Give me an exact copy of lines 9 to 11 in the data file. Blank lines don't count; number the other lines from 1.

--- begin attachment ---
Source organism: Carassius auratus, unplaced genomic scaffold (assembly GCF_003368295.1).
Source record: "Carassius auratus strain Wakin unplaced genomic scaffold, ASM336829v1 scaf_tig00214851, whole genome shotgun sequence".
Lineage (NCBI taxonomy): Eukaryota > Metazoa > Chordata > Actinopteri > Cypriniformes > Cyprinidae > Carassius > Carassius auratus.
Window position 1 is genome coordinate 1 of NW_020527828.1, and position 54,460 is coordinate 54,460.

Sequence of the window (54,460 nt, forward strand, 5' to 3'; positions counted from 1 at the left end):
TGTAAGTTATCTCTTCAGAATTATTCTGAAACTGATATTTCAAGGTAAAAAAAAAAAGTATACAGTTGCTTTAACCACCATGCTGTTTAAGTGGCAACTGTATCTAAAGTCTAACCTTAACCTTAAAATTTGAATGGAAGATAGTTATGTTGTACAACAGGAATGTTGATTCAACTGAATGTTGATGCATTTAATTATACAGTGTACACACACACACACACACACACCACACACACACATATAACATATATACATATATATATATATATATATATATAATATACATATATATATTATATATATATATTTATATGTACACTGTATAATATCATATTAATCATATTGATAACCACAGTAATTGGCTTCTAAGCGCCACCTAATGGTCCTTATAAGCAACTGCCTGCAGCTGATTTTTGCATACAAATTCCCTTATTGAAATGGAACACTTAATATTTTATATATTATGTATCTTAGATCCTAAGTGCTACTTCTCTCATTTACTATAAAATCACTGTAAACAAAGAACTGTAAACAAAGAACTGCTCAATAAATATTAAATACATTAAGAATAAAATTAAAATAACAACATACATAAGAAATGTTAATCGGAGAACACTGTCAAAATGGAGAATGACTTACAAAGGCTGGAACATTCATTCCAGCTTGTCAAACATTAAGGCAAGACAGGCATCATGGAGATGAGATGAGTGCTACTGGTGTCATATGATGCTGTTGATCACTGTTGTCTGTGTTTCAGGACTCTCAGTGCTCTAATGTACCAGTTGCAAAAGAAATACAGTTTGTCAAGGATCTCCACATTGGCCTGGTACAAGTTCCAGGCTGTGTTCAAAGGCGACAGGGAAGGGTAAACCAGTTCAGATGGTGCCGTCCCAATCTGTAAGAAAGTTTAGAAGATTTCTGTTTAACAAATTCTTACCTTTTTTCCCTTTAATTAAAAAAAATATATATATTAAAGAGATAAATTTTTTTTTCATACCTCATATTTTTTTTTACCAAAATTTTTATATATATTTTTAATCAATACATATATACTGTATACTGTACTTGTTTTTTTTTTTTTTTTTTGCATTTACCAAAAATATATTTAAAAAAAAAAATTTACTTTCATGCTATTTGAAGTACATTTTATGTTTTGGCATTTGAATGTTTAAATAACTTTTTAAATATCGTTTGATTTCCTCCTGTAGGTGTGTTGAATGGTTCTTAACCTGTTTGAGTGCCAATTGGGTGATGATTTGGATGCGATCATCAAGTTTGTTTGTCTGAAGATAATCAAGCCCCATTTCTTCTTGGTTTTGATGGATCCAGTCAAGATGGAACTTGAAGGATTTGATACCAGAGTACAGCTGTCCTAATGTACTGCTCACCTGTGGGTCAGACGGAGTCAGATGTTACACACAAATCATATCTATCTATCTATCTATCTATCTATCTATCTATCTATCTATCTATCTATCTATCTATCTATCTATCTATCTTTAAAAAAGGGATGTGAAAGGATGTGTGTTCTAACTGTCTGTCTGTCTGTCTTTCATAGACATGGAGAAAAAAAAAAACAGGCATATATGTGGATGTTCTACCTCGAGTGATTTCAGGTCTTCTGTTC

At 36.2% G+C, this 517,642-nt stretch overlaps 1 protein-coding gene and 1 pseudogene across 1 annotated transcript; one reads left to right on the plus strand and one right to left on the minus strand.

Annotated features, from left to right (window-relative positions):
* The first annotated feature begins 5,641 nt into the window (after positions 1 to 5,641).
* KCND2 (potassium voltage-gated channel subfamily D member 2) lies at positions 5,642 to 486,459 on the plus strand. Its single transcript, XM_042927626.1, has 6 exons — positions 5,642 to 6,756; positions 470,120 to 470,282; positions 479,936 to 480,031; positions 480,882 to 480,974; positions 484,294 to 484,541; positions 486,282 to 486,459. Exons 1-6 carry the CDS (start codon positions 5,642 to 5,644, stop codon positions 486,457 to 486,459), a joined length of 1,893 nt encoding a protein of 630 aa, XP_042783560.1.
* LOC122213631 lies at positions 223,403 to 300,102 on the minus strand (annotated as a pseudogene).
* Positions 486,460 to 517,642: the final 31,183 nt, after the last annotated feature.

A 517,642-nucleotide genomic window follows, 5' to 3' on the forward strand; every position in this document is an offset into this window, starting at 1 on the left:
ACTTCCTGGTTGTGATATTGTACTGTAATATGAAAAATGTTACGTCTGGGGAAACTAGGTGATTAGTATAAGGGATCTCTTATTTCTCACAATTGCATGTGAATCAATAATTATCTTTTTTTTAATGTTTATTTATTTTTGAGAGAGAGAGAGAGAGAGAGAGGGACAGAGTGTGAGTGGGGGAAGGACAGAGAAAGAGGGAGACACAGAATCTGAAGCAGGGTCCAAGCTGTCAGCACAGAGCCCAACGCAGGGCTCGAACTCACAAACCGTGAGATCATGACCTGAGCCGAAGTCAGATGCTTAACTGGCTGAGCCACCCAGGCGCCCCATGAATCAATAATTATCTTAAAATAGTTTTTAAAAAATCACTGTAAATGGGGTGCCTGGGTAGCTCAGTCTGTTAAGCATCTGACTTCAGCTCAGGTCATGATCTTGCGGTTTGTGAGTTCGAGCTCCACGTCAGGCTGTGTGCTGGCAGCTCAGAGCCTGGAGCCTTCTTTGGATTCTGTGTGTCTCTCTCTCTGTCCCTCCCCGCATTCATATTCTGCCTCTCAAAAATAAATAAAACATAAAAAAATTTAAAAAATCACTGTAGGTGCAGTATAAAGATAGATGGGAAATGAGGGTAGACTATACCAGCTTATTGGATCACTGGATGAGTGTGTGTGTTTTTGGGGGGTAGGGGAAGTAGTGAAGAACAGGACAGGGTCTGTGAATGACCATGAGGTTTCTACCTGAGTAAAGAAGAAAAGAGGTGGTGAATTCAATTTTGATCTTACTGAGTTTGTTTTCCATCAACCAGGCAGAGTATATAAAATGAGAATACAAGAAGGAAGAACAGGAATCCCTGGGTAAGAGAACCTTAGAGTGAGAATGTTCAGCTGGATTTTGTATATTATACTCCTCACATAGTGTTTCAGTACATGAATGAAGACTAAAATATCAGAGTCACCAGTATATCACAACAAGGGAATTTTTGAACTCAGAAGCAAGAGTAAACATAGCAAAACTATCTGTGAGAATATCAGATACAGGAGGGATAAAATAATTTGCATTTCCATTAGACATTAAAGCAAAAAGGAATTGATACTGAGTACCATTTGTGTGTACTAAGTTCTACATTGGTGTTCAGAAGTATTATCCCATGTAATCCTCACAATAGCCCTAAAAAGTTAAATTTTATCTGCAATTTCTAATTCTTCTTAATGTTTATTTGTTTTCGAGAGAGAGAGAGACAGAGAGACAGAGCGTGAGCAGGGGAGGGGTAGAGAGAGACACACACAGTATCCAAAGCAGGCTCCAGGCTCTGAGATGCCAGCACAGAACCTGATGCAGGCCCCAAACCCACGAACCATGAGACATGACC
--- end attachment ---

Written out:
* The first annotated feature begins 5,641 nt into the window (after positions 1 to 5,641).
* KCND2 (potassium voltage-gated channel subfamily D member 2) lies at positions 5,642 to 486,459 on the plus strand. Its single transcript, XM_042927626.1, has 6 exons — positions 5,642 to 6,756; positions 470,120 to 470,282; positions 479,936 to 480,031; positions 480,882 to 480,974; positions 484,294 to 484,541; positions 486,282 to 486,459. Exons 1-6 carry the CDS (start codon positions 5,642 to 5,644, stop codon positions 486,457 to 486,459), a joined length of 1,893 nt encoding a protein of 630 aa, XP_042783560.1.
* LOC122213631 lies at positions 223,403 to 300,102 on the minus strand (annotated as a pseudogene).